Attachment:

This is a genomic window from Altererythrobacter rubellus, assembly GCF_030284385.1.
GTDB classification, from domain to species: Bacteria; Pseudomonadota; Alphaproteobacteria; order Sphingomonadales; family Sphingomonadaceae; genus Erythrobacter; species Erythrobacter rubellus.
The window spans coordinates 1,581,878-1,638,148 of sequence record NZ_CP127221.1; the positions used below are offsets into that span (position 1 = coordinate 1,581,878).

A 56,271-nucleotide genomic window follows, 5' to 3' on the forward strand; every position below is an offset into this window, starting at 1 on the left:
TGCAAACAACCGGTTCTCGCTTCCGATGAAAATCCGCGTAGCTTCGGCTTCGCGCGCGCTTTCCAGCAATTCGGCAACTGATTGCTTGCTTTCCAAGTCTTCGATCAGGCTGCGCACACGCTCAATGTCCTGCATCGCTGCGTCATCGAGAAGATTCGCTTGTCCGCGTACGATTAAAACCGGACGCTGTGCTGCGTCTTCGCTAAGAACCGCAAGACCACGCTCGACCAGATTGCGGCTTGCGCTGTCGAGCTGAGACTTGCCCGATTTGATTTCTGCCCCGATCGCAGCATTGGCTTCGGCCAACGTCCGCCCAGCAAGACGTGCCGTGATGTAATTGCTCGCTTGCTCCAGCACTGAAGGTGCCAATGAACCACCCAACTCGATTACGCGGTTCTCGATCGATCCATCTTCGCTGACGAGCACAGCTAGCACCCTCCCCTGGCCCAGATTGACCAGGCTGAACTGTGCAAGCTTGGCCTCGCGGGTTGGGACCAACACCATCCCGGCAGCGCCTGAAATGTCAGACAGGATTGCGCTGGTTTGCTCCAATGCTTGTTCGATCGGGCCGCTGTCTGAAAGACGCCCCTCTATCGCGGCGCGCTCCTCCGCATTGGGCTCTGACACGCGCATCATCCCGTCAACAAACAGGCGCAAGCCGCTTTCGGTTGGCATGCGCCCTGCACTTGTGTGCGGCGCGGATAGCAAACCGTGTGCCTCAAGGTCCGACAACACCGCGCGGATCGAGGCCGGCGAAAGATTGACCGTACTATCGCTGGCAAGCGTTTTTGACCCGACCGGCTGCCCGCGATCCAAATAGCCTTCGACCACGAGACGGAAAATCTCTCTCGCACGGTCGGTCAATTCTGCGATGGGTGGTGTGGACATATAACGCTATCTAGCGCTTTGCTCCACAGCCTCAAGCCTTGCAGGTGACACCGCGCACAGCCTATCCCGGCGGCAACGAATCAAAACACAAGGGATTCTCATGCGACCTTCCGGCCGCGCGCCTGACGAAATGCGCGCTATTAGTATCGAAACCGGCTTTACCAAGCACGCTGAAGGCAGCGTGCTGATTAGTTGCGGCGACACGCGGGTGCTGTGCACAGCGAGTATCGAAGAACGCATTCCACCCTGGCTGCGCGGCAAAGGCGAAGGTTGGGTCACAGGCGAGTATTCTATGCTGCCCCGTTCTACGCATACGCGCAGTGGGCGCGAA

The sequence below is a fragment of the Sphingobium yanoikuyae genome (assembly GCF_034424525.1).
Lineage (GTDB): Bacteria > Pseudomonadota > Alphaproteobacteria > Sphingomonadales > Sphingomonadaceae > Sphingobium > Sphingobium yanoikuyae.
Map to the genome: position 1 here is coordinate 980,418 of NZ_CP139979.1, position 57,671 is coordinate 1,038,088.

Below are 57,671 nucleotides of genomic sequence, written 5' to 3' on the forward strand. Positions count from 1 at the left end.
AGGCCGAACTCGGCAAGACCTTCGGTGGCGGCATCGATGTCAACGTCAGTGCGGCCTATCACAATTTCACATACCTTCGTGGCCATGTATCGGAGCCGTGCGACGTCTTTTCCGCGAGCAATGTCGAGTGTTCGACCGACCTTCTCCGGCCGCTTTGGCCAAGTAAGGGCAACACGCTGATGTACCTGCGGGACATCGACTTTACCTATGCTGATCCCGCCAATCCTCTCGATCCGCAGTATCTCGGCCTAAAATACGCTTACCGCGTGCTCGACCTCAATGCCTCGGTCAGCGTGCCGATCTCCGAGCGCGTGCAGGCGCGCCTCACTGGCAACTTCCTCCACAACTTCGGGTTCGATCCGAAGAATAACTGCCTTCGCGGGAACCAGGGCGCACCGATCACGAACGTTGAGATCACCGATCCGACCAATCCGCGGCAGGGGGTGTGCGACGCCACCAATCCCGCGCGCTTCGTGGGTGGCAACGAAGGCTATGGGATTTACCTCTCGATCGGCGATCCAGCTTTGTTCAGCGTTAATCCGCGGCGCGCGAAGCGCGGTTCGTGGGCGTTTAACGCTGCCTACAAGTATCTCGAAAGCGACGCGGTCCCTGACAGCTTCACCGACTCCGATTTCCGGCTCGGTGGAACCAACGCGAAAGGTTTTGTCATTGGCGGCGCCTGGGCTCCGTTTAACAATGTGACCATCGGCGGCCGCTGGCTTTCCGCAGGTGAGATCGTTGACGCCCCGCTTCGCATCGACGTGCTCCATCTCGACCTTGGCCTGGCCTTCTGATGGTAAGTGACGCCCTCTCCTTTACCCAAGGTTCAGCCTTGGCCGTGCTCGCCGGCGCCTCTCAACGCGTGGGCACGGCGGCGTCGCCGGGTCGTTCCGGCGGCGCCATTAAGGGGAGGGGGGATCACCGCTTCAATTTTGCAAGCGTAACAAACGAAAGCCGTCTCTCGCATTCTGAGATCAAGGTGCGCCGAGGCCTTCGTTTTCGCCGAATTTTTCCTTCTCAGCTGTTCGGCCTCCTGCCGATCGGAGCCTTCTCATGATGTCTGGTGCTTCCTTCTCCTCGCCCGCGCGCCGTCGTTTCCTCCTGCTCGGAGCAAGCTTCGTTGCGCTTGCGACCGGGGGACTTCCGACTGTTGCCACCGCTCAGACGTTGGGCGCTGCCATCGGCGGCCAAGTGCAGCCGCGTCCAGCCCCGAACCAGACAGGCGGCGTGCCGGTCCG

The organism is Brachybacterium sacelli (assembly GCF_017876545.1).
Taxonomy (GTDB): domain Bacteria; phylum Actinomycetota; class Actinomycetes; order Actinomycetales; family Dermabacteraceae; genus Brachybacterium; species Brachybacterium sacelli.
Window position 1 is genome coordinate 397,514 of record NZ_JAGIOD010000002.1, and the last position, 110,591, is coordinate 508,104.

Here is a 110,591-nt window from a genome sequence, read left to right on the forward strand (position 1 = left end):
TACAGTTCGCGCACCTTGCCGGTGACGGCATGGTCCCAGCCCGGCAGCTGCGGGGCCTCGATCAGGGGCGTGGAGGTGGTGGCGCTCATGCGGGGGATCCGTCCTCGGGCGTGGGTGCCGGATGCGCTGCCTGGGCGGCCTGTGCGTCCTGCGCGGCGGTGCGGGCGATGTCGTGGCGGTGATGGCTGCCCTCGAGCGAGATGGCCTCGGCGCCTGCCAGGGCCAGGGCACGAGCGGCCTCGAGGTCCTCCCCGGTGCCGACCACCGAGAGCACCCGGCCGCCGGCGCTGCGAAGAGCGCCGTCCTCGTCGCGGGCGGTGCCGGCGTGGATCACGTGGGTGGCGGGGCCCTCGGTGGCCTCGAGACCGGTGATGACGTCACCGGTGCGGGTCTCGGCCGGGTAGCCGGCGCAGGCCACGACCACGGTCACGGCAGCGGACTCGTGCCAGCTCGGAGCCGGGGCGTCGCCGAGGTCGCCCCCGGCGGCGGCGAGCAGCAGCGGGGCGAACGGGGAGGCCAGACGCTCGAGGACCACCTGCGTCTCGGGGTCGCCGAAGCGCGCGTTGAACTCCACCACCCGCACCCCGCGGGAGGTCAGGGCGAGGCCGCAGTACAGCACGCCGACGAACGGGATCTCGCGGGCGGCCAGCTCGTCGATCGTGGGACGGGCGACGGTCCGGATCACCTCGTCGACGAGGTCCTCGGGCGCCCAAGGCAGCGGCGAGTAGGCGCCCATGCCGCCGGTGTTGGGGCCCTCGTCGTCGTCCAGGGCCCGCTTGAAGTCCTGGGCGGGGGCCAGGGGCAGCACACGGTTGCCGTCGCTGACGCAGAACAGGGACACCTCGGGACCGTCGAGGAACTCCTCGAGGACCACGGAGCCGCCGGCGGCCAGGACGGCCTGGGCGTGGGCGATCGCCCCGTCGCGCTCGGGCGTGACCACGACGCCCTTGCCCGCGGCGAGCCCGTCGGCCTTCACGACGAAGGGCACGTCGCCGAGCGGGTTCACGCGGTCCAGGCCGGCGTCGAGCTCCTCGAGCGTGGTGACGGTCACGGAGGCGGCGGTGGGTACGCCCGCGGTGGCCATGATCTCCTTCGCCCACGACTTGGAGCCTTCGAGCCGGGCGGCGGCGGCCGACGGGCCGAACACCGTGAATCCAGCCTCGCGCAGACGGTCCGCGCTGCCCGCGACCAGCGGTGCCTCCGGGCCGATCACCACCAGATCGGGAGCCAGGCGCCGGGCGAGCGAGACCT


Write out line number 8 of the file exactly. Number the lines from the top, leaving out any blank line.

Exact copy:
Map to the genome: position 1 here is coordinate 980,418 of NZ_CP139979.1, position 57,671 is coordinate 1,038,088.